She credits her husband for her transformation. “I really think that my relationship with my husband Kanye really changed everything.” It may not be easy to imagine Kanye West as Professor Henry Higgins, but the rap-artiste-turned-fashion-designer has been hard-selling his wife even when they were just dating. In that infamous cover story for Vogue (April 2014), he said, “Kim is like a fantasy, period. She’s like a dream girl and I think a dream girl should live in a dream world.” That dream world is mostly dreamed up by Kanye and Kim. Combined, the couple is a perpetually powered vehicle for hype—Givenchy’s publicity machine like no other. They are a part of the intimate coterie of stars that Mr Tisci banks on to push his strikingly ornate dresses, from the catwalk to the red carpet.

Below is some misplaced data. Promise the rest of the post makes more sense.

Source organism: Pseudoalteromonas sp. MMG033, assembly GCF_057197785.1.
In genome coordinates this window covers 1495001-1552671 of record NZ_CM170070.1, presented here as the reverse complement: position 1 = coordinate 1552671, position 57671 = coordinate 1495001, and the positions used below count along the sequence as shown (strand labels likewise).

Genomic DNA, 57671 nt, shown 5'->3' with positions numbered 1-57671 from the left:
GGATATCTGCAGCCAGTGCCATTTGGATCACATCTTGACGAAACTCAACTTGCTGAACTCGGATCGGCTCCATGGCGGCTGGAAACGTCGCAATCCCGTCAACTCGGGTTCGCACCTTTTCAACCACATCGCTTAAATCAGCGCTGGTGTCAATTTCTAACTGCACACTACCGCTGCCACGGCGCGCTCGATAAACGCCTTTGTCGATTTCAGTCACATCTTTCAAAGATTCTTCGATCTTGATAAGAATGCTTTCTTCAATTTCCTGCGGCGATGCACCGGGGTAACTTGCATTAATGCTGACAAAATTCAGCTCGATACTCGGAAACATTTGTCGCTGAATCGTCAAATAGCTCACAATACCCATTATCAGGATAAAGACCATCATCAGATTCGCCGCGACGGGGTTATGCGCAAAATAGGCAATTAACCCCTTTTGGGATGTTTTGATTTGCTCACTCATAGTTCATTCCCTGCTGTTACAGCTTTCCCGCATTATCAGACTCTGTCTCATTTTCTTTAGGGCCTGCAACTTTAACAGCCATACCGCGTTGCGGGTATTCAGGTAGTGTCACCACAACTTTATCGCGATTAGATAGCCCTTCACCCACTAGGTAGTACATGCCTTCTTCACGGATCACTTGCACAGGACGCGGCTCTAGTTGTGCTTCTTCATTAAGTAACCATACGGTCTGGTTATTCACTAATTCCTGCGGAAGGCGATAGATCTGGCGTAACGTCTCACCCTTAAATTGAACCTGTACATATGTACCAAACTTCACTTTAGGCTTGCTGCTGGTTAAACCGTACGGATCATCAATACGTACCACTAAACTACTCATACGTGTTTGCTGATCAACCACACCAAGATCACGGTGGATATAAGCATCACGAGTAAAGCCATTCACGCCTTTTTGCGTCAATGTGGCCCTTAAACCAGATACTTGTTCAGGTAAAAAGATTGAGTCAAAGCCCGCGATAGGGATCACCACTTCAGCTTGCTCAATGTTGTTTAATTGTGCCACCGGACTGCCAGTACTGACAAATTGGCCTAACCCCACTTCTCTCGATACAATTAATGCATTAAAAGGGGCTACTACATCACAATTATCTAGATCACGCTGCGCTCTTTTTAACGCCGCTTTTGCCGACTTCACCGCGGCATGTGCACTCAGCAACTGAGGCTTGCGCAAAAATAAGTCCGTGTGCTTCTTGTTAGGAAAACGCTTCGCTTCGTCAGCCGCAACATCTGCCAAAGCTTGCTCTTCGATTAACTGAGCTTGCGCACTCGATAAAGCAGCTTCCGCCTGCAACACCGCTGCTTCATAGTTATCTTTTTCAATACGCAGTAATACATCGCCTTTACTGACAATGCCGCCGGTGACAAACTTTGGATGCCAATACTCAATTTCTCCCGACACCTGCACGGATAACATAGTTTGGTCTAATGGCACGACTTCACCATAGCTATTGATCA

Some observers blame designers’ obsession with celebrity on magazine covers’ fixation with stars. Anna Wintour, to many, is culpable. Until she took over American Vogue in 1998, the magazine’s covers featured mostly models, some not at all household names. In the 1990s, Ms Wintour featured a few starlets here and there, but by 2000, big-name stars were fronting Vogue. No matter who she picks, however, each must abide by her standards. Oprah Winfrey, for example, was reportedly told to lose weight before she would be allowed to grace Vogue’s October 1998 cover. By presenting what she sees as perfection, Anna Wintour asserts tremendous power over what constitutes impeccable style. It is, however, unknown if what she promotes actually moves on the selling floor. But, it is no secret that she has a soft spot for French labels (particularly Chanel), and has championed Parisian designers within her pages. Kim Kardashian wore a Lanvin wedding dress on that cover of Vogue.